No matter how you approach the act of making a blazing fire, one thing is certain: that flame best get roaring by the time darkness settles.
For there be bears about.
Not just bears, but wolves, coyotes, foxes, and jabberwockies.
As the most recent bonfire burned brightly, I left to hit the hay (it’d been a long day). But I was told something slightly alarming the next morning.
After my departure, one of the canine sentries began to bark and howl. Apollo, a beastly black lab, had been prone and possibly asleep before jolting straight up to sharply bark twice and let loose a low croon.
It must have been an ominously loud sound after a quiet span in front of the crackling flames. What was worse, it came with some jittery movements and clear alarm. Apollo’s fur stood on end and the once-merry congregation began questioning the wisdom of being in the wild that night.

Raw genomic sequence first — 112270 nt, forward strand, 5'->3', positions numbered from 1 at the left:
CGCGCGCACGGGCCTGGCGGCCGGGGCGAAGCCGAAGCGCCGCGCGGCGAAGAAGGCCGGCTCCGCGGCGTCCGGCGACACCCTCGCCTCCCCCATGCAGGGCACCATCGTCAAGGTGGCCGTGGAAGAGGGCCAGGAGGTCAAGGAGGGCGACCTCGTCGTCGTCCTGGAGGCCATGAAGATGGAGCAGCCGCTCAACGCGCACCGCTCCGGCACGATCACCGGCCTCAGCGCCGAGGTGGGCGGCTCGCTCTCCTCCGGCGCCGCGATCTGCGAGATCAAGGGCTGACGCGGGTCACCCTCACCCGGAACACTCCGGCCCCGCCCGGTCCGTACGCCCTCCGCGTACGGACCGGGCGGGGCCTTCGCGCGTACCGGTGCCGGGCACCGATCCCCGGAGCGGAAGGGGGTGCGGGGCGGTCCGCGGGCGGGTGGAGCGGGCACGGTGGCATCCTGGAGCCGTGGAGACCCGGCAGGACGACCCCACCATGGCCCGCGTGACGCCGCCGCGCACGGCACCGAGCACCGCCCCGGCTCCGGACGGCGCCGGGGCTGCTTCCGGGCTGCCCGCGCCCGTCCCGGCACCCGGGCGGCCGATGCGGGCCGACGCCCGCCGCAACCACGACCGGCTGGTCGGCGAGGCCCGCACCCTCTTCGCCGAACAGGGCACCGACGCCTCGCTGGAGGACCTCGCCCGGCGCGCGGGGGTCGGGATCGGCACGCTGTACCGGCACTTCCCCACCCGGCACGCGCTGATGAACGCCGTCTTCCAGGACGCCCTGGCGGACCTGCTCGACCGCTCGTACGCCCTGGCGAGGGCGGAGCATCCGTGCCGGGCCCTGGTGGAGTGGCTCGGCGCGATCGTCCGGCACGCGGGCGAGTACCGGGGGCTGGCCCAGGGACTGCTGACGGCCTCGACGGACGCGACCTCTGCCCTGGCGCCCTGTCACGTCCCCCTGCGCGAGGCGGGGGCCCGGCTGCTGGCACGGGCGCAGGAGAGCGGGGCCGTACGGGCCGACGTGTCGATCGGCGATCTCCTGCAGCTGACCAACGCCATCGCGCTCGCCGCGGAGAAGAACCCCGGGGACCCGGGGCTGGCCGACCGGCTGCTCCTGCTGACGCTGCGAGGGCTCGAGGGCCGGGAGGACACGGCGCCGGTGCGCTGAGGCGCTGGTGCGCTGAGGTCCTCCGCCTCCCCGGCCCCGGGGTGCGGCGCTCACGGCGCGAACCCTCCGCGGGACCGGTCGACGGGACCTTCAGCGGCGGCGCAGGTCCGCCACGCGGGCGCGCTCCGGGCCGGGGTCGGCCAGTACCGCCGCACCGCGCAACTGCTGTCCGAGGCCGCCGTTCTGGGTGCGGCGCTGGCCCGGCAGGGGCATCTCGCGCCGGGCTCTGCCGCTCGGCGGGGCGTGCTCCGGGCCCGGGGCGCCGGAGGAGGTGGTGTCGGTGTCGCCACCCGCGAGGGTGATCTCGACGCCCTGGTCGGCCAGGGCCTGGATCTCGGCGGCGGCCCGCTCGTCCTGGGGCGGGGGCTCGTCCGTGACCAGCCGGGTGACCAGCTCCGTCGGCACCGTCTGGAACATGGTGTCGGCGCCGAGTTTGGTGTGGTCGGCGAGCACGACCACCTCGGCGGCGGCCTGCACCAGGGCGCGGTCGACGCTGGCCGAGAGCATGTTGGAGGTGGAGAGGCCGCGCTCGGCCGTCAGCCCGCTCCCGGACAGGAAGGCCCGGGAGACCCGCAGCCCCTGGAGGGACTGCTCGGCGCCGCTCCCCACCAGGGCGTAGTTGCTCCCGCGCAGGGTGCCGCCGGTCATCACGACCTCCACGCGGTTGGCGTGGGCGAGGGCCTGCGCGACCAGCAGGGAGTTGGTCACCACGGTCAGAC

Even though they were a little spooked, everyone kept their cool and stayed a bit longer. However, as they loaded up their four-wheelers to leave, three members of the community smelled a distinct rotten tang on the air.
“Bear,” one of the congregants told me the next day. “It was definitely the smell of a bear that’d been eating salmon nonstop.”
No one actually saw a bear that evening, but one was undoubtedly close. There might’ve been multiple. If it was a momma bear with cubs, then we were definitely in more danger. People have seen bears on a regular (almost daily) basis, especially on the beaches where they tend to scrounge for sustenance.
Thankfully, we were armed and the whole evening was uneventful.
‘Twas brillig, and the slithy toves
Did gyre and gimble in the wabe;
All mimsy were the borogoves,
And the mome raths outgrabe.